Once a trust relationship is established at step 210, the first enterprise network domain 112 is considered a part of an identification federation service provided by the policy server 118. However, the first enterprise network domain 112 cannot send or process any requests through or from the policy server 118, respectively, to establish a federation relationship until the policy server 118 establishes a trust relationship with another participating enterprise. Consequently, at step 220, a trust relationship is established with a second enterprise network domain, e.g., enterprise network domain 114. A trust relationship can be established with the second enterprise network domain 114 in the same manner that a trust relationship is established with the first enterprise network domain 112 at step 210. In other words, the policy server 118 can establish a trust relationship with the second enterprise network domain 114 by automatically exchanging metadata with a server 224 in the second enterprise domain 114, by enrolling the second enterprise network domain 114 and configuring the second enterprise network domain 114 and policy server 118 accordingly, or any other manner. Since the technical trust establishment performed at steps 210 and 220 involves authenticating endpoints, and does not involve business relationships between enterprises, in some embodiments the trust establishment (i.e., enrollment) can easily be subcontracted and automated. For example in a managed services offering with an on-premises portion, the necessary technical trust may be part of the already created trust relation between the on-premises portion and the enterprise's cloud infrastructure.

At step 230, the policy server 118 receives one or more criterion from a server 124 in the first enterprise network domain 112. In other embodiments, the policy server 118 may receive one or more criterion from any enterprise network domain that the policy server 118 has established a trust relationship with; however, for simplicity, the first enterprise network domain 112 is shown and described as providing the one or more criterion since the policy server 118 is establishing a federation relationship for the first enterprise network domain 112. In some embodiments, the one or more criterion may include a list of enterprise network domains that the first enterprise network domain 112 considers trusted. However, in other embodiments, the one or more criterion may be or include policies, rules, etc. that enable the policy server 118, via the policy enforcement module 136, to determine whether the first enterprise network 112 desires to enter into a federation relationship with another enterprise network domain or a portion thereof (i.e., certain entities included in the second enterprise network domain 114). As is described below with regards to FIGS. 3-6, in different embodiments, the one or more criterion may have any degree of granularity. Consequently, some criteria may define specific entities or portions of another enterprise network domain (i.e., specific servers of servers 124 or groups of the authorized users 126 from the second enterprise network domain 114 or third enterprise network domain 116) as entities that may be given access to the first enterprise network domain 112, or portions thereof, while other criteria may define enterprise network domains that may be given access to the first enterprise network domain 112, or portions thereof.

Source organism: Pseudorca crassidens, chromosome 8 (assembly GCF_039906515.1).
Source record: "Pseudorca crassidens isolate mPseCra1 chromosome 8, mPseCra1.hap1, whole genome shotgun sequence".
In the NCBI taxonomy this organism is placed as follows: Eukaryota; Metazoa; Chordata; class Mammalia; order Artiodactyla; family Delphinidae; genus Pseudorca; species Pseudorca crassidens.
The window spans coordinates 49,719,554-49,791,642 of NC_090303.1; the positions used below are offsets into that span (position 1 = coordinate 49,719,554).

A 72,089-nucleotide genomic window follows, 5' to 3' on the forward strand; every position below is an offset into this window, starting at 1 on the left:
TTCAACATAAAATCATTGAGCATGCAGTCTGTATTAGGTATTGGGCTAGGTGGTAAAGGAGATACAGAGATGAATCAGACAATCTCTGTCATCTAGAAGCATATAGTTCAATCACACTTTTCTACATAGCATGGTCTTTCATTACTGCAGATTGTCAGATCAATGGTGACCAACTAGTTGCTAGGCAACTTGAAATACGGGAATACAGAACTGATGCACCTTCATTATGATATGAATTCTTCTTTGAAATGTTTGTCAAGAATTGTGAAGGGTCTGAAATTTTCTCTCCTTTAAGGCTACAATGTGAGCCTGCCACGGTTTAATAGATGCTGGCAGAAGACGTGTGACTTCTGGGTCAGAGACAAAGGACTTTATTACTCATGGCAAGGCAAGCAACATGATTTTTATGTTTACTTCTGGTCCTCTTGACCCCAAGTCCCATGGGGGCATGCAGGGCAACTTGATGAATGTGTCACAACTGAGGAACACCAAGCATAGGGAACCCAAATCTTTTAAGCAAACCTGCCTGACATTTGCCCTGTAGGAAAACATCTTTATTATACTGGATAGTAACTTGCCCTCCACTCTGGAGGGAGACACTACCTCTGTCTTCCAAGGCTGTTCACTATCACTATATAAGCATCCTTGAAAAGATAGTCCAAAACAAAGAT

In some embodiments, the policy server 118 may provide a portal (i.e., website) with a graphical user interface to allow an administrator associated with the first network enterprise 112 to provide the one or more criterion. In these embodiments, the administrator in the first enterprise network domain 112 may connect to a portal from any device in the first enterprise network domain 112 (since these devices are authorized at step 210). From the portal, the administrator may modify any criterion or policies associated with the first enterprise network domain 112, such as join and/or disjoin policies.

At step 240, a federation relationship is established between at least a portion of the first enterprise network domain 112 and one or more entities in the second enterprise network domain 114 based on the one or more criterion received at step 230. In some embodiments, the policy server 118 may establish a federation relationship between two enterprise network domains selected from a list of enterprise network domains that have already established a trust relationship with the policy server 118 (i.e., enterprise network domains that have already registered or enrolled in the federation service) based on the one or more criterion received at step 230. Additionally or alternatively, the policy server 118 may send or accept requests to form a federation relationship based on the criteria received at step 230. In these instances, the criteria may define requests that should be made to other enterprise network domains and/or which requests should be accepted from other enterprise network domains enrolled with the federation system.